What would it sound like if you crossed the thick vocals of the HAIM sisters, dripping with anticipation, and the sugary-sweet high notes of Chvrches’ Lauren Mayberry? It would probably result in something along the lines of the jazzy, delicate, sugar cookie tone of Alaina Moore of Tennis, a sound that seduces without trying too hard.
Tennis’ third studio album, Ritual in Repeat, starts with deep-cutting bass contrasting with nonchalant breathy vocals, blurring into the keys and strings of the background, rushing toward the chorus. Even the buzzing closer to the first half of “Night Vision,” the opening track, gives off more of a cinematic tone than the expected annoyance one would assume to occur from the description. The dark lonely echo and blend of sounds illustrate the feeling of being in a poorly-lit tunnel much after the rest of the world has gone to sleep.
The drums keep the album chugging, picking up pace, into the single “Never Work for Free,” a much lighter, happier sounding song with its snappy, melodic tone and chorus reaching for a never-quite-satisfied climax. Changing climates but not losing a single drop of that consistent style, “I’m Callin’” features fat disco beats alongside Moore’s seductive leisure lounge voice.
Halfway through the album, “Bad Girls” releases all of those diva driven Oh’s, Yeah’s, and Aw’s without the overdramatic pop star style fitting with the jazzy time signature. One can almost picture a trio of backup singers with their synchronized hand jives as the melody slinks on like the foggy, moody haze of a speakeasy. The energetic drumming drives this pop vibe and upbeat tempo despite the mellow nature of every other musical element.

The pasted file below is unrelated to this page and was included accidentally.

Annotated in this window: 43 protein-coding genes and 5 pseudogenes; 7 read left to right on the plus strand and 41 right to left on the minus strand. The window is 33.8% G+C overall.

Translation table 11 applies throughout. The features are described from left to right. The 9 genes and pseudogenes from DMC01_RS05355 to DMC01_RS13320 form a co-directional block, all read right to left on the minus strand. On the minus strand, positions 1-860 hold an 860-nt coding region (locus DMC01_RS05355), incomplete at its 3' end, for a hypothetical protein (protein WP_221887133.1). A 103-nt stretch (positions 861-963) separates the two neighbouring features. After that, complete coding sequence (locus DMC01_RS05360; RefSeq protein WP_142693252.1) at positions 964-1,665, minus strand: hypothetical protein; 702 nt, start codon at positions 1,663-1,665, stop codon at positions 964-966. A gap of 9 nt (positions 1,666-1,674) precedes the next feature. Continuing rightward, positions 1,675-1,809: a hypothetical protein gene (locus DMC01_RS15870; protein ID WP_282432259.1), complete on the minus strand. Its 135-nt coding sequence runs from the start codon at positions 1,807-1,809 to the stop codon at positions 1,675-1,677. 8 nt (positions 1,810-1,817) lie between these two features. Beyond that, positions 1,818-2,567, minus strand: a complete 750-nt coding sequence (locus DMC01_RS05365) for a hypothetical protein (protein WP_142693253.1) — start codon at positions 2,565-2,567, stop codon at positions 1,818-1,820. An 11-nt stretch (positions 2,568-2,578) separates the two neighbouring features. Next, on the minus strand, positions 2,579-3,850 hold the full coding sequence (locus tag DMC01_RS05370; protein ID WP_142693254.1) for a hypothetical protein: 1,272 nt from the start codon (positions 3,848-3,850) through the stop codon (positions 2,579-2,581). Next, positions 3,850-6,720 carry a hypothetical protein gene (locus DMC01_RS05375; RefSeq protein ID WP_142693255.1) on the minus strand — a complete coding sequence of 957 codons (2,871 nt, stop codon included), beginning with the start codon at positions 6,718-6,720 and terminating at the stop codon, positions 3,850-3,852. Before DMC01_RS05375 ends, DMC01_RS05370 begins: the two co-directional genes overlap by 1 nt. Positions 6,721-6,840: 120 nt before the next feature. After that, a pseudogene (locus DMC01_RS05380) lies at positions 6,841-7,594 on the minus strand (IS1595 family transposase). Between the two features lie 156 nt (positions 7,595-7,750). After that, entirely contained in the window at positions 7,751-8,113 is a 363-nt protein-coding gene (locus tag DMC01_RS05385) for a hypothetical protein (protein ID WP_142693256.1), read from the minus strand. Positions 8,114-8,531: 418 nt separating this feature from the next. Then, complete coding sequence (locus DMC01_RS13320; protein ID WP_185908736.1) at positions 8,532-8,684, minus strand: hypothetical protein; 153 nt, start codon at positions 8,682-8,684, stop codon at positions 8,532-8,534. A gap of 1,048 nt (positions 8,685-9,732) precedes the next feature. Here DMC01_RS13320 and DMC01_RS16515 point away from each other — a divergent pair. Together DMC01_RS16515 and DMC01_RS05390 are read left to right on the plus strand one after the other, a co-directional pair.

The only song this doesn’t seem to apply to is “Wounded Heart,” which rings like this renaissance poetic flash of a song with soft, lullaby words and a detailed wash of acoustic guitar that’s far from overpowering. This simplistic approach makes the song stand out as quite possibly the best one on the album.
The drums come back as the whole band spins into a waltz feel with, “This Isn’t My Song.” Layering Moore’s vocals like a heavy drop shadow and blending whining slow guitar riffs and droning synths, this song keeps things mellow while returning to a full-band sultry lullaby.
As the greatest example of their ability to juxtapose slow songs with indie pop upbeat jams, “This Isn’t My Song” is followed immediately by “Solar on the Rise.” The sunny vibe is deeply rooted in the upbeat drums and almost laughing sound in the background. The song peaks at the chorus, which sounds like sun glare on the warmest spring day.
This album fits perfectly among their previous. Each track brings something new without straying too far from the album’s overall format. It doesn’t necessarily brag a whole new sound, but follows suit with its quiet voice, high energy and overall mighty punch.